Local realtor predicts single market for 2023

Local realtor predicts single market for 2023

Michael Rocha of Atlantic Realty has been in the real estate industry for six years, having worked throughout Stanislaus County under unique circumstances such as the COVID-19 pandemic and fluctuating interest rates. As 2022 draws to a close and inflation is not expected to subside anytime soon, Rocha – who was voted Best Realtor by 209 magazine in 2021 and 2022 – made some bold predictions for the housing market in course of the coming year.

“I think it’s going to be a phenomenal market for some people for most of 2023,” Rocha said. “The individuals I’m talking about are the individuals or buyers who aren’t sitting on a lot of money, people sitting on about $15,000 or $20,000.”

According to RedFin.com, the median sale price for homes in Stanislaus County in September was $445,000, down from April’s all-time high of $480,000. That’s well below the $829,760 listed by the California Association of Realtors (CAR) on Friday as the median-priced existing single-family home statewide. A minimum annual income of $192,800 was required, according to the CAR’s Traditional Housing Affordability Index, to qualify to purchase an existing statewide median-priced single-family home in the third quarter of 2022.

The monthly payment including taxes and insurance on a 30-year fixed rate loan would be $4,820, assuming a 20% down payment and an effective composite interest rate of 5.72%. The effective composite interest rate was 5.39% in the second quarter of 2022 and 3.07% in the third quarter of 2021. The average 30-year fixed rate mortgage hitting a 20-year high at the end of September.

So what makes Rocha think 2023 could be a good year to buy? It’s a combination of house prices continuing to fall, high interest rates leaving many buyers hesitant, and a recent construction halt that is expected to impact markets in 2024 and 2025.

“What is different in this market and in 2023 is that there is less competition because of the tariffs. More than likely, buyers won’t be competing with 10 or 15 other people for the same home,” Rocha said. “But I fear for what will happen in the future because we have stopped building houses, and I think that is the worst thing that could have happened. What will happen is that a Once rates improve, there will be demand to buy again and there won’t be enough supply, and then house prices will skyrocket.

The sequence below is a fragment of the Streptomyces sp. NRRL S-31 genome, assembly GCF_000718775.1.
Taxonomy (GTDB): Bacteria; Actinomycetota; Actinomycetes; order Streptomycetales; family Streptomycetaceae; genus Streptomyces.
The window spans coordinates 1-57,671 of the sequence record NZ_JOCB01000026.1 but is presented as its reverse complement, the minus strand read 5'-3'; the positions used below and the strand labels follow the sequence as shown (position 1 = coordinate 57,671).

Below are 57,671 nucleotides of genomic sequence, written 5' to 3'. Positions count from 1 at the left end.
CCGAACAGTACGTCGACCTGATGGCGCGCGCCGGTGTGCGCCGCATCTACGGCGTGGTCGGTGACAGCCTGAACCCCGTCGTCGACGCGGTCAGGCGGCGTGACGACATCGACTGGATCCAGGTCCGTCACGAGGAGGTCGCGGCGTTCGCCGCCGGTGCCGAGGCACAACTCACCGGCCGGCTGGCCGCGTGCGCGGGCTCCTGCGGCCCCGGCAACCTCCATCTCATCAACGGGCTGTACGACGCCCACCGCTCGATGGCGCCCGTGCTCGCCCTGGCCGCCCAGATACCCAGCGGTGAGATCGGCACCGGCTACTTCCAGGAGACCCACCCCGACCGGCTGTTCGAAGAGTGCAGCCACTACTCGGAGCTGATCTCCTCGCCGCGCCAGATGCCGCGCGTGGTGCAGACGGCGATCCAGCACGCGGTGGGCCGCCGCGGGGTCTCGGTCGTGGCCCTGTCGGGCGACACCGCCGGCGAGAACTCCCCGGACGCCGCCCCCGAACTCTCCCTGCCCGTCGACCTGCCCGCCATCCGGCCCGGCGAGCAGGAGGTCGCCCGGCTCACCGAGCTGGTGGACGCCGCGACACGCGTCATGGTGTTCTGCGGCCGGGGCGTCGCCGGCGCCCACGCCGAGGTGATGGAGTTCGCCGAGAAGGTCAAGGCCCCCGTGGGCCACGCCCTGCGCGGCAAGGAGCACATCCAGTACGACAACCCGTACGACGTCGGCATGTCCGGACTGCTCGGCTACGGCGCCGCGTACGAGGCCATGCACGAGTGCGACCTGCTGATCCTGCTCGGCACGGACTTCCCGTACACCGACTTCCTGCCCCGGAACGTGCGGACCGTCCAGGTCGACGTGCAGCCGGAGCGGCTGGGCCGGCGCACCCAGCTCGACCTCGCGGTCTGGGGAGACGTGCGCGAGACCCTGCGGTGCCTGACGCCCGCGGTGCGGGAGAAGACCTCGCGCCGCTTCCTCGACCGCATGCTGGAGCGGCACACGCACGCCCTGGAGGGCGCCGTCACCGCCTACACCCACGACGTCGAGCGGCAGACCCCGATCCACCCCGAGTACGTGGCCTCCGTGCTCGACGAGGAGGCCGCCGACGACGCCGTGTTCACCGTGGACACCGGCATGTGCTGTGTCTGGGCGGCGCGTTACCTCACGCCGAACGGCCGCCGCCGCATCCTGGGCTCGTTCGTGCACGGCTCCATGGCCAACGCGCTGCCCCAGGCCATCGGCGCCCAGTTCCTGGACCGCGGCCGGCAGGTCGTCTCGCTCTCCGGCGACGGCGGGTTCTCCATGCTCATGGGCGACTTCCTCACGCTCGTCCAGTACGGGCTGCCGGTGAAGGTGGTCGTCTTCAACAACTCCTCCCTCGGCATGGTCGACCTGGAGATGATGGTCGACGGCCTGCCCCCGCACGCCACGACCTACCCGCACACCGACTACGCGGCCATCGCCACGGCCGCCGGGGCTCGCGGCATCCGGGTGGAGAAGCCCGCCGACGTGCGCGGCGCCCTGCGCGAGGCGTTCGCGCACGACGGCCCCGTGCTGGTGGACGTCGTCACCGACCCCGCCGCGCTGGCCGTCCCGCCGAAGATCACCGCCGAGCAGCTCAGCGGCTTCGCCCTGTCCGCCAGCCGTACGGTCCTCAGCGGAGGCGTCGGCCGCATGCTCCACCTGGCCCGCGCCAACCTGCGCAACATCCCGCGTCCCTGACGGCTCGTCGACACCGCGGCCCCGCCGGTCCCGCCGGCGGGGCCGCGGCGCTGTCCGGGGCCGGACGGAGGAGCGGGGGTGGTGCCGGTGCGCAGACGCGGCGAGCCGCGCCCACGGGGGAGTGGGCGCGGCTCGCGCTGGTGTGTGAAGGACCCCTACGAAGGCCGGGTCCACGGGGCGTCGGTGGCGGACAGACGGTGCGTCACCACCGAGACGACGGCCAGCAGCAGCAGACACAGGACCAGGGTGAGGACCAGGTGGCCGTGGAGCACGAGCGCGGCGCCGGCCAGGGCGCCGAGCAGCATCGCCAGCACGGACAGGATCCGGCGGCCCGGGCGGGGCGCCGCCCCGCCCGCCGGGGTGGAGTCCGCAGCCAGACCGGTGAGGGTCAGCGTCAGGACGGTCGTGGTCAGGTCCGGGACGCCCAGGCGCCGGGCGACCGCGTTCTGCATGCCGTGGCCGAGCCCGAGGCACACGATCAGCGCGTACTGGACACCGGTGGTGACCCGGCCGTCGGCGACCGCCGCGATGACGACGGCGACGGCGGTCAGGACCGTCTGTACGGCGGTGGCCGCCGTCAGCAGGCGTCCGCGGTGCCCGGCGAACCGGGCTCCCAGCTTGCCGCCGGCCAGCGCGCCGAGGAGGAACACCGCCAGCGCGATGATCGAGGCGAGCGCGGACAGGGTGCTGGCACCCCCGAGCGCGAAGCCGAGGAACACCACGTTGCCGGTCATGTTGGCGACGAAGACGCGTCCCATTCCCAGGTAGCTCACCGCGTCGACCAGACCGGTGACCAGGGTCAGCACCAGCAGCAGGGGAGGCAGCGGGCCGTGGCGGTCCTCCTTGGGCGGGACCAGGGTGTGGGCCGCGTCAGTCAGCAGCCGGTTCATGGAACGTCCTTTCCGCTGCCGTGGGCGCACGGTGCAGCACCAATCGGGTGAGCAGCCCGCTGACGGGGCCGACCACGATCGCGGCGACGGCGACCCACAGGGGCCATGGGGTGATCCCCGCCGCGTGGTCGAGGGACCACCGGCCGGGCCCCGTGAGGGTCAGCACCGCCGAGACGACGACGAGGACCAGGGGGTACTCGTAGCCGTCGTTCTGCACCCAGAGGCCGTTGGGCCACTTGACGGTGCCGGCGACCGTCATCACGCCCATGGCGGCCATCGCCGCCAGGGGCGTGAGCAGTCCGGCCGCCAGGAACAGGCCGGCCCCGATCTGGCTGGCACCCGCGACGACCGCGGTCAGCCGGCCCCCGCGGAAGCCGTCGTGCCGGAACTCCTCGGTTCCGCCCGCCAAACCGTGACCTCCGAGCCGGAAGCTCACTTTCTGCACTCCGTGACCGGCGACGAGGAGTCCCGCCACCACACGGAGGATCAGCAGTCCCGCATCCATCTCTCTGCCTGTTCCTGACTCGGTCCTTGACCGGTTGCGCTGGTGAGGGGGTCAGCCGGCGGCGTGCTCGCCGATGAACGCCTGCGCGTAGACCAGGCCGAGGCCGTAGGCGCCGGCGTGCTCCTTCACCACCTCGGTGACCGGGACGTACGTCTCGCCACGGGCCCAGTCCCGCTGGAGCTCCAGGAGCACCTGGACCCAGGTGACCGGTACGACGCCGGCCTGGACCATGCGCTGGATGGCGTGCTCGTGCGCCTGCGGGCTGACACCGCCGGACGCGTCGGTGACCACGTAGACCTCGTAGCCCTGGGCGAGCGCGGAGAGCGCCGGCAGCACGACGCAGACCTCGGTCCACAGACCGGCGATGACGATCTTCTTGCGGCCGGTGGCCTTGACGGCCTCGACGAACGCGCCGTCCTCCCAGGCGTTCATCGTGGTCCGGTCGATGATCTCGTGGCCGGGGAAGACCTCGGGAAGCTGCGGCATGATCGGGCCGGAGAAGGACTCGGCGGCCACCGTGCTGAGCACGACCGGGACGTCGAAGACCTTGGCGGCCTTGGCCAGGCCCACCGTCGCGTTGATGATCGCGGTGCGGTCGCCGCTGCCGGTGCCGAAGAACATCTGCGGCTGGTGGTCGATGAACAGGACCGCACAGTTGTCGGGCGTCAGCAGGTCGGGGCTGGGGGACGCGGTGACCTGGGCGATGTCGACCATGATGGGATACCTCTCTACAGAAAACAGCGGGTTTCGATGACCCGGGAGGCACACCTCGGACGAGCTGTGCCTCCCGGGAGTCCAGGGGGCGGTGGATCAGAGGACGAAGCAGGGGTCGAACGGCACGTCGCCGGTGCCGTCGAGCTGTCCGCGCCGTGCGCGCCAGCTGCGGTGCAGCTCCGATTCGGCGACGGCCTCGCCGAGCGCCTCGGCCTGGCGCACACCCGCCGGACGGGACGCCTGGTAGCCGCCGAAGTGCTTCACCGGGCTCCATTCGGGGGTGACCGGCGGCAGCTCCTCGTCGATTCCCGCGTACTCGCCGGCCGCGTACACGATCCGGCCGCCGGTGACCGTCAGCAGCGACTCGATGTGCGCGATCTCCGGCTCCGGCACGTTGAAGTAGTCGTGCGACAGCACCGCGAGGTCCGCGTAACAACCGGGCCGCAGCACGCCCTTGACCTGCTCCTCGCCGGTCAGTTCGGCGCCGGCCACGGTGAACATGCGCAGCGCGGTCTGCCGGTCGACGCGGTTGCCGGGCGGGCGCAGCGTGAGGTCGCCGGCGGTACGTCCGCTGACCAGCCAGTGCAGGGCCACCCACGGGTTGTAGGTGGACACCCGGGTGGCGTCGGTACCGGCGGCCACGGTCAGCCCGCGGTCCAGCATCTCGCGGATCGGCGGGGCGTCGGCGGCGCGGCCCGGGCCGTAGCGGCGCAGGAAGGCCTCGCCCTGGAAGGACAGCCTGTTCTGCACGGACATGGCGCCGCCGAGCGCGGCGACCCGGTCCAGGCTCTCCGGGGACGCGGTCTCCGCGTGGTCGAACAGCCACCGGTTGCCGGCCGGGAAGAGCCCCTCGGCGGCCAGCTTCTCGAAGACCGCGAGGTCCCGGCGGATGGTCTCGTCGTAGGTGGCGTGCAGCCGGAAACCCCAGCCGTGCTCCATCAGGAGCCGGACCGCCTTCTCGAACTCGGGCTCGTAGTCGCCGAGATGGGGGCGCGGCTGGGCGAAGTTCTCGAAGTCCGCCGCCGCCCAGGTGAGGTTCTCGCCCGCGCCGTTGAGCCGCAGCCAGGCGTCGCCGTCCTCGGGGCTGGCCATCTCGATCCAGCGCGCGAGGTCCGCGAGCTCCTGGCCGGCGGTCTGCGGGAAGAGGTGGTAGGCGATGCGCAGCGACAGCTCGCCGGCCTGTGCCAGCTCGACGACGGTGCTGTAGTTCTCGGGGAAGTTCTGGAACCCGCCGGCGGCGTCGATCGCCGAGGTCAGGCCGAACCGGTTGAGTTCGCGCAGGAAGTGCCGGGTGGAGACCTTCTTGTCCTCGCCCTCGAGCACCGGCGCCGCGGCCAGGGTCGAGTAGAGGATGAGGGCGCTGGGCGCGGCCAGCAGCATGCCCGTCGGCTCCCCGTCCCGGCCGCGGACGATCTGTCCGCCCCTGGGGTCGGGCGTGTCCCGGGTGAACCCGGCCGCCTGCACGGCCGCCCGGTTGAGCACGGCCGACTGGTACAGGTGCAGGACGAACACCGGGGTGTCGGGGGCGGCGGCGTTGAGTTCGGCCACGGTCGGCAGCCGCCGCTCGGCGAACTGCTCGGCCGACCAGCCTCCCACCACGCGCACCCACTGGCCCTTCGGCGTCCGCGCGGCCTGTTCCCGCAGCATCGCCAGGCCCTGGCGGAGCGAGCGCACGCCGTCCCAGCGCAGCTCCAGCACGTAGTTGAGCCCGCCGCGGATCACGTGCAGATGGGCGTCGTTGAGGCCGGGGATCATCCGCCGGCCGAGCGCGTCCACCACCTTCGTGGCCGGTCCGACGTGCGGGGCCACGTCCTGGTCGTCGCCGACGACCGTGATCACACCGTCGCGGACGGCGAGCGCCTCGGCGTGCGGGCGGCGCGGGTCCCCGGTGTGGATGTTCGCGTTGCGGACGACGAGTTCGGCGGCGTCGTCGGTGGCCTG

Rocha uses the 2008 recession and the housing market of the following years as a benchmark. He explained that home building saw a similar halt from 2009 to 2012, which contributed to strong demand and inflated prices.

Rocha noted that people sitting on $15,000 to $20,000 tend to be younger people, many of whom have recently left college. He said this demographic tends to rent rather than own. Rocha thinks that could be a mistake in years to come given that the current average cost of rent in the Modesto metro area is $1,657, according to RentCafe.com. He warns that he sees no end in sight for rising costs.

“Even though house prices are falling, rents are holding up. And they’re not just going to hold, but they’re going to keep going up,” Rocha said. “So if you’re in a situation where you think today’s mortgage might be a little bit higher than you’d like to pay, you have to be prepared to ask yourself, ‘Am I willing to pay this? what is today’s mortgage? for rent? And in the next five or six years?”

Rocha thinks a recession coupled with an increase in the cost of living in the Bay Area will be a major factor in driving up rental prices in the Central Valley.

“Rents will rise as people start losing their jobs and unfortunately they will have to sell. I also have a feeling rental demand is going to continue to increase as more and more people pass through Altamont,” he said.

“I get it, it’s easier said than done, but there are a lot of people who are afraid of pushing them not to do something right now that’s going to benefit their life,” Rocha added. “You’ll be hard pressed to find someone who bought a house and wasn’t nervous about buying it. Everybody’s nervous, everybody’s scared when they pull the trigger on this house. But ask that same individual if they’re glad they bought when they did, and the answer is always a resounding yes.

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